Dangers of the comfort zone

The tendency to look for evidence that supports what we already think we know, a.k.a. confirmation bias, is responsible for some serious damage in this world. From designers not being capable of killing their darlings when user research shows a clear need to do so, to physicians getting attached to a diagnosis and then looking for evidence of the symptoms they suspect already exist, while ignoring markers of other diseases.

Confirmation bias is an extensively researched psychological phenomenon that influences our ability to process information objectively. It refers to our tendency to seek, interpret, and remember information in a way that confirms our existing beliefs and values, while ignoring or dismissing any evidence that contradicts them. Confirmation bias is a natural part of being human, but if we are not watchful, it can lead to serious errors in judgment with grave consequences.

It is well known that confirmation bias can lead us to seek out relationships with people who share our beliefs, values, and lifestyles, and avoid those who don’t. This can create a situation where we almost exclusively talk to people with opinions that reinforce our own, leading to a lack of influx of new thoughts and a narrowing worldview.

In the world of today, this danger is amplified by technology. Through media, social and other, we are constantly bombarded with news, advertising and personal opinions. The algorithms that feed us the content that we crave add even more ‘umph’ to our confirmation bias tendencies, creating the phenomenon known as ‘filter bubbles’.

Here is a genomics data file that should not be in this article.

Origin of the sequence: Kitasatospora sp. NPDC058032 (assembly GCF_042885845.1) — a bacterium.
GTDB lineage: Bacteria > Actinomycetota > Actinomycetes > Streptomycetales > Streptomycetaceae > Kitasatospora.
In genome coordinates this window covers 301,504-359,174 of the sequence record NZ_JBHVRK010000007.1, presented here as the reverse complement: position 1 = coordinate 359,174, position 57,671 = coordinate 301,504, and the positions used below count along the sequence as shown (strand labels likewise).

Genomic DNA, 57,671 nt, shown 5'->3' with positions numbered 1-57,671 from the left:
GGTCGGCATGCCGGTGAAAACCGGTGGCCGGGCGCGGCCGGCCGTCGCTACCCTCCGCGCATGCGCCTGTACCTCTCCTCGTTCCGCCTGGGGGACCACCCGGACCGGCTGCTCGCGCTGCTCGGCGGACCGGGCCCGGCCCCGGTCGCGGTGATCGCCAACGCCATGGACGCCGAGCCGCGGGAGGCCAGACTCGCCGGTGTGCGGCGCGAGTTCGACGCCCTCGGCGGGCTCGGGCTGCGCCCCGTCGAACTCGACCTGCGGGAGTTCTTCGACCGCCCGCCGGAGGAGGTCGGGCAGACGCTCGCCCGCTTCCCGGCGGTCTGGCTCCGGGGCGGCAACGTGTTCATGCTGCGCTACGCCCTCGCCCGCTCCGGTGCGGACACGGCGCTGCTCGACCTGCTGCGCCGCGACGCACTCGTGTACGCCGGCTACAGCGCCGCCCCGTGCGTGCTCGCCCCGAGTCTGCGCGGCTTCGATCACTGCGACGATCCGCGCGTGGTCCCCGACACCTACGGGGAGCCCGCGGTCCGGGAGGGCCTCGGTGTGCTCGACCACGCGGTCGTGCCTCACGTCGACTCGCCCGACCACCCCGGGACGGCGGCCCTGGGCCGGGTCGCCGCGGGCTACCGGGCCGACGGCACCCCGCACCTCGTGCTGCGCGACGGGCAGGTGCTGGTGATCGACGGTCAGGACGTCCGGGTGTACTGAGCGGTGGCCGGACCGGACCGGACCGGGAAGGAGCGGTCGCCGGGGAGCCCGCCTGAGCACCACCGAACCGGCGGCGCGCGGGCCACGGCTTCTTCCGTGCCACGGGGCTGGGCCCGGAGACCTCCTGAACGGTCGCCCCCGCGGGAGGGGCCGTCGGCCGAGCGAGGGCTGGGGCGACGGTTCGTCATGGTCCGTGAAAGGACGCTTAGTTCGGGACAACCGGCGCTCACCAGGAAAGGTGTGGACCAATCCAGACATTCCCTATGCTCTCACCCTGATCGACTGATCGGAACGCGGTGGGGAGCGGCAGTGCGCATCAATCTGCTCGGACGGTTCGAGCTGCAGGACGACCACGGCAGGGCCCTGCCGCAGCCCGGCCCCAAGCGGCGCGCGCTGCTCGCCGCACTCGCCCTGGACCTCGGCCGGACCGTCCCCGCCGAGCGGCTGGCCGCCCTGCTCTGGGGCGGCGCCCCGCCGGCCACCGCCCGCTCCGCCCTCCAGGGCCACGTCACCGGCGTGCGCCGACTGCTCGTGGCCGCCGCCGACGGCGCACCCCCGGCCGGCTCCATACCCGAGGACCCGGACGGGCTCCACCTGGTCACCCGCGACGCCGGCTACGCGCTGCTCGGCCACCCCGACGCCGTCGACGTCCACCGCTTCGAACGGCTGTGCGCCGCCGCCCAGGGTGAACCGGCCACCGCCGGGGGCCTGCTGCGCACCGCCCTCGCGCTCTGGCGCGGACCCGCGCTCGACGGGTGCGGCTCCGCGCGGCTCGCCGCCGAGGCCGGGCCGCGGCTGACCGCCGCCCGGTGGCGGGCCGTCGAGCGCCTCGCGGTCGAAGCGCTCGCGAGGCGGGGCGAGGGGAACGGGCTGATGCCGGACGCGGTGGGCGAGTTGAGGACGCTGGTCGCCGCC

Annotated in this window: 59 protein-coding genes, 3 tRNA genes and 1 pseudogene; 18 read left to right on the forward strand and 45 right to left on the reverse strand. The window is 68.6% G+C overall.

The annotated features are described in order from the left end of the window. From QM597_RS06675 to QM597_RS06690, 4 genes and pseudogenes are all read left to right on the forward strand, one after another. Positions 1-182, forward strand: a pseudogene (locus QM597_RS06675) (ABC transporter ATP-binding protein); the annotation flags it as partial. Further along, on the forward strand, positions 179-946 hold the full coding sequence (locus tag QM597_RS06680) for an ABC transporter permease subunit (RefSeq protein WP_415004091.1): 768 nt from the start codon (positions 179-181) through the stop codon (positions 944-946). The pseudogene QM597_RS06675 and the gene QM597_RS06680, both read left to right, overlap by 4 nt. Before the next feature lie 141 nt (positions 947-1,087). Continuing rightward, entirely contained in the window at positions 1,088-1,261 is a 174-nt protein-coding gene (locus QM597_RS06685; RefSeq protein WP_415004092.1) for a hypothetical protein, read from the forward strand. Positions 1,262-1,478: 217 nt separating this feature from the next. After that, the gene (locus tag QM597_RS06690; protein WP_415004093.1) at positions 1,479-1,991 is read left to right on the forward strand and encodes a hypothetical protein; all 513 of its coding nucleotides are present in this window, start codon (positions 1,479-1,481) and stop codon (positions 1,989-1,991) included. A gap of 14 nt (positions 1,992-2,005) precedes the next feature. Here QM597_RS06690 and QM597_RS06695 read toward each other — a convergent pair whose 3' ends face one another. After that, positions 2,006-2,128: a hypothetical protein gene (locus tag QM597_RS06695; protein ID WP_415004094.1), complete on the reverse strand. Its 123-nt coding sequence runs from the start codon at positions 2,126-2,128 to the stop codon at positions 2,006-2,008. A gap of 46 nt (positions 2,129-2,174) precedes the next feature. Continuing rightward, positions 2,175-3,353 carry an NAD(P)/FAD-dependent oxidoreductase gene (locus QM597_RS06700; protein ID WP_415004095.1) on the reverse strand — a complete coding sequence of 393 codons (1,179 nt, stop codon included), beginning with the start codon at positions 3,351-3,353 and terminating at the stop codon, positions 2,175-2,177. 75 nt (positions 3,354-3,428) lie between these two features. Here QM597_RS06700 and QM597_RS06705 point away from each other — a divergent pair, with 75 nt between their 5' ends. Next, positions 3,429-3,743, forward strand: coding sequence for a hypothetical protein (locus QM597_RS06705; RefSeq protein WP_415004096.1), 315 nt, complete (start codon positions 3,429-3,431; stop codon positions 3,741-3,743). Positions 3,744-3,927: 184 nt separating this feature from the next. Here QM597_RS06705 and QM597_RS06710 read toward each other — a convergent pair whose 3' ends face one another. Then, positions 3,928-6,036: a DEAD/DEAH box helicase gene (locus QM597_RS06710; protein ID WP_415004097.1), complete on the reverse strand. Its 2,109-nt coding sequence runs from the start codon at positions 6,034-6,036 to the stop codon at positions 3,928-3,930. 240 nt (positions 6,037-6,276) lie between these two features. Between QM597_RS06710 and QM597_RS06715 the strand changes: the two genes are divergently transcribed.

Many new proposed associations and effects in scientific studies are false or grossly exaggerated.

Not even science is immune to confirmation bias. John Ioannidis, a professor at Stanford University has conducted research on research (or ‘meta-research’), and found that across the scientific field, “many new proposed associations and effects in scientific studies are false or grossly exaggerated.” Ioannidis study showed that the frequency of ‘positive research results’ well exceeded how often one should expect to find such results, from a statistical standpoint.

Even if living with confirmation bias is part of being human, there is a silver lining. We can overcome confirmation bias by actively seeking out information that challenges our beliefs and values.
This requires an open mind and putting greater value on things that have fallen out of fashion, such as humbleness, being curious about people who are different than us and embracing doubt.

Becoming more aware of our inherent confirmation bias will make us better, more empathetic human beings. If we can develop a more accurate and nuanced understanding of the world around us, we can also avoid some of the dangers lurking in our cosy, but limiting, comfort zones.

/Rasmus Lehnér